I enjoyed this, and I know it is the beginning of a series, but the ending was really abrupt. I hope, because it is for young readers that the next book is available somewhat soon. Not sure I would grab this until I had the second for a child. But I am interested in this series, for some of my grade 6 students, and for some kids that are younger.
Interesting graphic novel about a grade 7 girl who finds that everything in school is changing. Relationships, interests, and how people expect others to act are all part of the fairly normal coming of age issues that young Cindy deals with in this story. A teacher inspires her to work as a cub reporter with a mentor who writes for the local paper. Through this and spending time with other people instead of her friend since grade 1, she learns many ways to write her own story, literally and figuratively. Great for fans of the Sunny Side Up trilogy, and this one is set in the time that the author grew up in as well, I believe, its the Nixon era 1970s. Thanks to the organizers of Nerdcamp Bellingham for providing an ARC of this book.
These are my current re-reads. The first two for our Battle of the Books this week, and the latter is our family read aloud. All three should wrap up this week. I really like all three of them and hope they give some kids I know summer reading ideas.
On Deck Reads
I thought I might get to one or two of these last week, but I have been doing a lot of re-reading. I am starting Takedown today.
Thanks for stopping to view what I have been reading, I hope to see more of what others have been enjoying later in the week!
6 thoughts on “It’s the last Monday of the school year (for me) what was I reading to prepare for this?”
I am looking forward to the new Brubaker book & have Words on Fire, & the others on my list. There are just so many books out now I want to read! Best wishes for a great ‘last’ week, Aaron!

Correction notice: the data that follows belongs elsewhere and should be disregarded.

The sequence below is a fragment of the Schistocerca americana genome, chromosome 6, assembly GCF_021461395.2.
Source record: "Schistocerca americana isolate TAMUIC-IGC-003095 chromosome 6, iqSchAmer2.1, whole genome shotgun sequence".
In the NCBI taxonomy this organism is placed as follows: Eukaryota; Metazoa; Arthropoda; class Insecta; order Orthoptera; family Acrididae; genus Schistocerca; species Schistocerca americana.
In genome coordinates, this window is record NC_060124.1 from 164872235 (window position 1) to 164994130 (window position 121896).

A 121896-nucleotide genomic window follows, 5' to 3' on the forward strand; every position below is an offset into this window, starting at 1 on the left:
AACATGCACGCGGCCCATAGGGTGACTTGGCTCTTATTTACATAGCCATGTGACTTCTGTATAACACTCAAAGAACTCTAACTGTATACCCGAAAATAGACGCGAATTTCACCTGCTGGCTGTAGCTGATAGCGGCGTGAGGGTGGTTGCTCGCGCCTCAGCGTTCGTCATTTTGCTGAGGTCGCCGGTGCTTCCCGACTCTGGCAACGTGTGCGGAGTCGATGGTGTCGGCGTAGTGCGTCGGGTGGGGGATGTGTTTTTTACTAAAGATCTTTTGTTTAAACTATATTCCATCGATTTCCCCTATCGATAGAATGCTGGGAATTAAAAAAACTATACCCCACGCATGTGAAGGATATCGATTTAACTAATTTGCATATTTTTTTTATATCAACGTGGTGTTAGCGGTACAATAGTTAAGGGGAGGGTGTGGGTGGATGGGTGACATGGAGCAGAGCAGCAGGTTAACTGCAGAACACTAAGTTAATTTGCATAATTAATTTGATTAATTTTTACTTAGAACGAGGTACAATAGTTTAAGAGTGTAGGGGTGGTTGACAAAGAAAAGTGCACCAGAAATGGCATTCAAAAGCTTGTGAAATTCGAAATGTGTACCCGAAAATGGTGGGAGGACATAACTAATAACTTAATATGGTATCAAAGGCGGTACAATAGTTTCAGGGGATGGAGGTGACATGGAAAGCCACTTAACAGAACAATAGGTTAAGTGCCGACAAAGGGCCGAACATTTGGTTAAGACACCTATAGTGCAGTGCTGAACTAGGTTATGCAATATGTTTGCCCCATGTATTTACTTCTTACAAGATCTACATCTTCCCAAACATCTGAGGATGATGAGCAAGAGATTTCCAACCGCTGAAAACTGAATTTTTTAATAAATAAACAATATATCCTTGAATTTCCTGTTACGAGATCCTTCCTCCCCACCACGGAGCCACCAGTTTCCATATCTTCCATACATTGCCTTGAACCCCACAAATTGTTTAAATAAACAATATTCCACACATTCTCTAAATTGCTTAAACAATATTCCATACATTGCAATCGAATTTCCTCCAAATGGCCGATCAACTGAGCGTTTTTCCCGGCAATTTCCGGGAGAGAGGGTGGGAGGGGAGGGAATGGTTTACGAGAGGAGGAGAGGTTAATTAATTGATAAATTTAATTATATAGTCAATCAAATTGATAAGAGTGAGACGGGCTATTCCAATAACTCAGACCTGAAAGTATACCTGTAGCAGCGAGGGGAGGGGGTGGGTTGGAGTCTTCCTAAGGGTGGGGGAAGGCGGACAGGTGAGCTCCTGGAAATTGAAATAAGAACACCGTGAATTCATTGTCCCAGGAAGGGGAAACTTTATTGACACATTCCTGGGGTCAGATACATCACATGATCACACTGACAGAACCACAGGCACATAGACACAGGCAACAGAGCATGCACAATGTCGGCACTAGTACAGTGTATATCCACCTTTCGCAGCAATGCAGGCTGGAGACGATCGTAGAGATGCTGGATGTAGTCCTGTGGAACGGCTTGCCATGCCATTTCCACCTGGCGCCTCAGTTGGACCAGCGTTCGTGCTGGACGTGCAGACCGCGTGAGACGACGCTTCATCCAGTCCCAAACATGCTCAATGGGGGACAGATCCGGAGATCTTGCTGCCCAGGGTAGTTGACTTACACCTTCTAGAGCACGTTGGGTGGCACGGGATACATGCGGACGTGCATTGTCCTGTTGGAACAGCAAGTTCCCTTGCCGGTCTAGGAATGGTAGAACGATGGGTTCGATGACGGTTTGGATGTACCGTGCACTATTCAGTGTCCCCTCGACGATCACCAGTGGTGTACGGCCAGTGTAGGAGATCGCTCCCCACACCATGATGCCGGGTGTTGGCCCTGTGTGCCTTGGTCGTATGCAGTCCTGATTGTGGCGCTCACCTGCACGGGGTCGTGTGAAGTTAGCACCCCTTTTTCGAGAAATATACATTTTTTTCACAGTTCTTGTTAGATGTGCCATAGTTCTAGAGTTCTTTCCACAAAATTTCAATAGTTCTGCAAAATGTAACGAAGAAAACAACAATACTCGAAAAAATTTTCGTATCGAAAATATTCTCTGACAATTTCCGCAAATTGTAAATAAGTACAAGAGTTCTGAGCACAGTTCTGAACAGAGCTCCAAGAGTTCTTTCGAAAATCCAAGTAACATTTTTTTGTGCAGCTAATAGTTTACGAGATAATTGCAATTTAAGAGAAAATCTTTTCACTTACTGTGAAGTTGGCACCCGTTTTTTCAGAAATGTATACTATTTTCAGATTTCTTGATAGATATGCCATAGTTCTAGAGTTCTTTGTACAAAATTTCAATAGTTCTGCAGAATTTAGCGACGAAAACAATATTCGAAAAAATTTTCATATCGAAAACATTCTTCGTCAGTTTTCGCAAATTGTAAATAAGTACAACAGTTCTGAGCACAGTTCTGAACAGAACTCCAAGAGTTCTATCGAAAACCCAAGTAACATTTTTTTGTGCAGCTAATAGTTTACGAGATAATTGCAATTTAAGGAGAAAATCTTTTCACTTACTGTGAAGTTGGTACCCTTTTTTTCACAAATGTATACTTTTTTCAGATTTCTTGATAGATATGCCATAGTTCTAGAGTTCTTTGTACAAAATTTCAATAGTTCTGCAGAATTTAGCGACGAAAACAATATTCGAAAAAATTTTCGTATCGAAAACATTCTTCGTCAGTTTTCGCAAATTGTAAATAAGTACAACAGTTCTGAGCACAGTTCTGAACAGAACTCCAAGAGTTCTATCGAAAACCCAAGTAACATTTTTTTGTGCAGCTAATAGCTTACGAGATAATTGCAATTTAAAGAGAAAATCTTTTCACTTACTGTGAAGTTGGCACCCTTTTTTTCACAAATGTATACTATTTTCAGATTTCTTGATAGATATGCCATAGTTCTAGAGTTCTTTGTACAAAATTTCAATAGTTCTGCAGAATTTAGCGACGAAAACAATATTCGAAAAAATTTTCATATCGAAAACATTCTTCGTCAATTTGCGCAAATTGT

These books sound great! I’ve seen a lot of praise for Fighting Words, and Cub sounds great as well, especially considering that I have enjoyed the Sunny Side Up trilogy! Thanks for the great post!
I will look out for cub — I’ve started to have a fondness for kids books set in the distant past. Of my youth.
Fighting Words is one of those books I have high expectations for because I thought The War That Saved My Life and it’s sequel were absolutely amazing. It sounds like I won’t be disappointed.
Fighting Words and Jennifer Nielsen’s book are both in my pile. Zombert is one I’ve been hearing bits and pieces about. Thanks for your review, it will be interesting to see when book 2 will be published!
I really enjoyed Nielsen’s Resistance and will have to get to both A Night Divided and Words on Fire. Thanks for reminding me of this one that I need to add to my list! I hope you enjoy the summer time you’ll be getting off. This summer has not been a great reading time, for me. We’ve been packing and fixing and cleaning in preparation for this move. And we’re supposed to close on the new house in three weeks. So this won’t be over any time soon. Just hope we tie up all our loose ends before another wave of Coronavirus hits. Hope you’ve had a great week, Aaron — I’ll see your blog again tomorrow. 🙂